This recipe comes straight to you from my journey into the baking unknown. I left the comforts of a trusted recipe and ventured off into the confectionary wilderness. It was a bold move for a gal who tends to shy away from potential failure in favor of a sure thing. Considering how little I know about the science of baking, this recipe is nothing short of a chocolate miracle.
The process started innocently enough. I stood in my kitchen one Friday night, hungry and restless, and was forced to face a hard truth: I had nothing to eat for dessert. I checked the cupboards for something sweet, but the cupboards were bare. So Ellie and I took a walk to the grocery store to buy the little package of brownies I always get, and it hit me: I didn’t want to just eat brownies; I wanted to make them. I wanted the satisfaction of baking my own decadent, gooey, rich batch of homemade brownies. I wanted to lick the bowl with my finger. I wanted my home to smell like brownies. I wanted the total brownie experience.
What I came up with was a recipe that fulfilled all of my necessary criteria: A) Easy to remember, so I can spontaneously scratch my baking itch, whenever, wherever (even after a couple glasses of wine); B) Ingredients that I’d likely already have on hand; C) Easy clean up; D) Pratipaksha bhavanam-worthy results (brownies that had the power to shift my mental and emotional gears). But it took some work. I went into this process feeling 100 percent comfortable with failure, figuring that even a brownie disaster would still be edible. Accepting failure, I found, was the key to my success; it kept me engaged in the present instead of consumed by the result. Even though I tried (and failed) a few times before getting this recipe just right, I remain undeterred. I noticed that my attitude was determined but soft, just like the kind of brownie I hoped to make—a crusty outside with a fudgy center. I had a genuinely good time, and I think it’s because I remained committed to my quest and yet somehow unattached. It was yoga in action, and it brought out a bright, optimistic part of me that I’ve missed.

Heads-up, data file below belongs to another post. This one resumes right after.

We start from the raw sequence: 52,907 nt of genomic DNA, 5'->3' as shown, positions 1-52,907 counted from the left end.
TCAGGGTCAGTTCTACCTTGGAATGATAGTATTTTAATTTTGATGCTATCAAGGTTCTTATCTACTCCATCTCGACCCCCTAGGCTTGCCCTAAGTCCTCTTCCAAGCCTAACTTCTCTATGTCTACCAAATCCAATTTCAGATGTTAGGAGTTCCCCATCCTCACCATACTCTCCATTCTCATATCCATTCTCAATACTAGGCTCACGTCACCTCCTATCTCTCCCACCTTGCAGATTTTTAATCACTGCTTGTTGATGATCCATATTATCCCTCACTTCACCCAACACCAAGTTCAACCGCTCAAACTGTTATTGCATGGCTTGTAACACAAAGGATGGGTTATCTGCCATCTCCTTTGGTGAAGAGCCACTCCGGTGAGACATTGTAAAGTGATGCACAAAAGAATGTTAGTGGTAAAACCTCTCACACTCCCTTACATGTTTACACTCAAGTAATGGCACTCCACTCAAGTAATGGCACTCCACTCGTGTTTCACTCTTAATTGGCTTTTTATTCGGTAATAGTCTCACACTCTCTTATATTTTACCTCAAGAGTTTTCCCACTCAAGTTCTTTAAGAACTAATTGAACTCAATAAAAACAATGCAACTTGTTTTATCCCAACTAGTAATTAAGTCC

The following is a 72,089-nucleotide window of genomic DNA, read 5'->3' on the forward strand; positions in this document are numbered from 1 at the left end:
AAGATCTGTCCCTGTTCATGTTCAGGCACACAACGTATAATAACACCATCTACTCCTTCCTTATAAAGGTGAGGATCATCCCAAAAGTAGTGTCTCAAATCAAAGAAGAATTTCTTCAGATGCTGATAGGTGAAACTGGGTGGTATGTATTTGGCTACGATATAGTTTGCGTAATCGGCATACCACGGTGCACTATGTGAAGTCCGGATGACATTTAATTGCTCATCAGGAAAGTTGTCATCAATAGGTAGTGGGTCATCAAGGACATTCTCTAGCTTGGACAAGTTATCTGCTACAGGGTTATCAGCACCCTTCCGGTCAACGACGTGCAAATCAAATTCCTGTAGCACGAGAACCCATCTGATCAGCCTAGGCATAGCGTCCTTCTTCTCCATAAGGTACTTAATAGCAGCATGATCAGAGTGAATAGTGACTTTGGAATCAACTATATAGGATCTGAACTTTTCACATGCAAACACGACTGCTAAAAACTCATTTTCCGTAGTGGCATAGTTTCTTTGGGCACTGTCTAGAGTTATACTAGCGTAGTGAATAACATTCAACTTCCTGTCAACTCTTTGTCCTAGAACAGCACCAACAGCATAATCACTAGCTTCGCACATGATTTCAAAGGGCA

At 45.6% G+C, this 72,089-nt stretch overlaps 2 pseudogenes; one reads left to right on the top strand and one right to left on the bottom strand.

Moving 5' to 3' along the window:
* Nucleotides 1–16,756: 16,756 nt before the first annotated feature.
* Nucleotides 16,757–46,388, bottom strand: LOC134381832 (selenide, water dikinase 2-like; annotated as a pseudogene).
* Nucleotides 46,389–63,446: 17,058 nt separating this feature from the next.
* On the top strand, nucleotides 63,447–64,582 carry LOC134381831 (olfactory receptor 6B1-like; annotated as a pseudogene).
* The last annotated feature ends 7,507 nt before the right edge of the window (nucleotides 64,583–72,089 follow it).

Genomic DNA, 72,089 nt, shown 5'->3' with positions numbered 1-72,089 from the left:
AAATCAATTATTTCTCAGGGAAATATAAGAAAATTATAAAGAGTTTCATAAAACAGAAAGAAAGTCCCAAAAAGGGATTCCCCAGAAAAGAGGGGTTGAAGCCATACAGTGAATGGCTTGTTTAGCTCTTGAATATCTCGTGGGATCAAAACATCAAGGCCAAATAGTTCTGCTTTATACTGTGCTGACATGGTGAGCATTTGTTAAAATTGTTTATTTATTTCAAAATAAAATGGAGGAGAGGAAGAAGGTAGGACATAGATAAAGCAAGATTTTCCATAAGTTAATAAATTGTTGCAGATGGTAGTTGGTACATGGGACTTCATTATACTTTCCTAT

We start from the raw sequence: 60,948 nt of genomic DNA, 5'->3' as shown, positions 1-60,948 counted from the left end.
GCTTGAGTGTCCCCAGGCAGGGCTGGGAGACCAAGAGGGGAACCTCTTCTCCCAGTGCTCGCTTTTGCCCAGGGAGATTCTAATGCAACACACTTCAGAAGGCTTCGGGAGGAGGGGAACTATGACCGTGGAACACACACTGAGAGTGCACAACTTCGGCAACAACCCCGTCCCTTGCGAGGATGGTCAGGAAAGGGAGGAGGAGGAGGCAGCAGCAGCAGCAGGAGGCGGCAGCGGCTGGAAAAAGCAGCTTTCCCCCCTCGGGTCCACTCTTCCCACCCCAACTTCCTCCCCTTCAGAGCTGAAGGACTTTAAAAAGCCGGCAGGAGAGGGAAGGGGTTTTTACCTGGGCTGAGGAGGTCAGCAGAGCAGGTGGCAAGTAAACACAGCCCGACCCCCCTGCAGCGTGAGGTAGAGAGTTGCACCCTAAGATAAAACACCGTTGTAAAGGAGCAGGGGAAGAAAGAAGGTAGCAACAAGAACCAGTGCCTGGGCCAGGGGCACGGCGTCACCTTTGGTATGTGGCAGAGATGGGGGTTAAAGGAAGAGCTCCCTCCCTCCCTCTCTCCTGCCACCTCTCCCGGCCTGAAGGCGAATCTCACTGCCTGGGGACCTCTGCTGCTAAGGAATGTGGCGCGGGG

Foolproof Homemade Brownies
2 bars (3.5 oz each) of chocolate, roughly chopped. I used Green & Blacks 70% Dark Chocolate. 2 sticks unsalted butter 2 cups sugar 3 eggs 1 teaspoon vanilla 1/2 teaspoon salt 1/3 cup coffee (freshly brewed or leftover from the morning) 1 1/4 cup flour
Preheat your oven to 350 degrees. Butter and flour a 8 x 11 inch baking pan (you can play with the pan size, but it will affect the thickness and cooking time of your brownies). Melt the chocolate and butter in a pan over medium heat, stirring well. Once it’s all melted, turn off the heat and add the sugar. Add the eggs, one at a time. Then add the vanilla, salt, and coffee. I recommend sifting the flour to avoid getting lumps, but to be honest, it tastes amazing regardless, so if you don’t care about lumps of flour, don’t bother sifting! Pour the batter into your baking pan and bake for 45 minutes. (Depending on the size of your baking pan and the temperament of your oven, you might want to start checking your brownies around 30 minutes to see where you stand. Insert a toothpick or knife into the center — if it comes out clean, they’re done.) Allow the brownies to cool completely before cutting them out of the pan.
Any suggestion if you want to do the Bronirw Gluten Free?
I don’t have any experience in the realm of gluten-free baking, but I would definitely experiment with gluten-free flour and see what happens (how bad could it be?!).
Best brownies ever! Thank you, Chrissy, for sharing with the class. Another reason to show up for class-you never know when there might be a surprise!
So glad you like them! Whenever I bake, I always bring the leftovers to class to share with my students (that way I won’t eat them all)!